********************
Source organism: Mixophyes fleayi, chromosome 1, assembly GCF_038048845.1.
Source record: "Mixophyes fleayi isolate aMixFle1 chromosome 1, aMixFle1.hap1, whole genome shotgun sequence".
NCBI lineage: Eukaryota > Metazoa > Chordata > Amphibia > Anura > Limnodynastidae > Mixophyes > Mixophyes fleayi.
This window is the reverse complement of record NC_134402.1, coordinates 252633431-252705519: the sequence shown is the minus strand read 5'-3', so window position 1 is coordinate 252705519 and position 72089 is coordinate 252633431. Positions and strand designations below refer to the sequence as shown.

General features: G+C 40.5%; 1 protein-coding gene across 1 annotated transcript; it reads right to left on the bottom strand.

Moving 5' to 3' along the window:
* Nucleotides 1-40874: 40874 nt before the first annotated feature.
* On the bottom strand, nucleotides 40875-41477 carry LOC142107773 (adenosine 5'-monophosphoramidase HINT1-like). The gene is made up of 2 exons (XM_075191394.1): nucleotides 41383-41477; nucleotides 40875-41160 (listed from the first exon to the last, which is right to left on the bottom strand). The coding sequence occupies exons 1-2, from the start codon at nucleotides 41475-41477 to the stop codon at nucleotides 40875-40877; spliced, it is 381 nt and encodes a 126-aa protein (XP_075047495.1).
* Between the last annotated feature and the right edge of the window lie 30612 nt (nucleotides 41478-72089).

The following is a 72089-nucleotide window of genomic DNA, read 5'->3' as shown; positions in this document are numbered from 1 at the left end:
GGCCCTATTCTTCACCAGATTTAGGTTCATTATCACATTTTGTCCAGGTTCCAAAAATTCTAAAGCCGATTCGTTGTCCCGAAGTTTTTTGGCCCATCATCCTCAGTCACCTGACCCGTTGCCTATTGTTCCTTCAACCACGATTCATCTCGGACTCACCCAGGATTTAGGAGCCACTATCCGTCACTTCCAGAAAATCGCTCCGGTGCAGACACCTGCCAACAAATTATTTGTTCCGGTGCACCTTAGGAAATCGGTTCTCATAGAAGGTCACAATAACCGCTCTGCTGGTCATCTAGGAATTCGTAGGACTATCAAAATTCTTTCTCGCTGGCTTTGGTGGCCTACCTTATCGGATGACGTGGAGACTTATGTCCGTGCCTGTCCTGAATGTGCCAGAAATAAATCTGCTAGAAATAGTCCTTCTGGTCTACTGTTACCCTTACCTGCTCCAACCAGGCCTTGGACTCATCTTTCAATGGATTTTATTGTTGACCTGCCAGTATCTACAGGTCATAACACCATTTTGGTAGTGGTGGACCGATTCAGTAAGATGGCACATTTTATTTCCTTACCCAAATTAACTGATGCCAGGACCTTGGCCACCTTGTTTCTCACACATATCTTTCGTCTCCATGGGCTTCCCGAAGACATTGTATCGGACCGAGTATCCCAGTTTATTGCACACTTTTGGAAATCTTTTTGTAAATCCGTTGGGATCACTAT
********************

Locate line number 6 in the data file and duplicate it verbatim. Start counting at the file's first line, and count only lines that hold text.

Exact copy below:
Moving 5' to 3' along the window: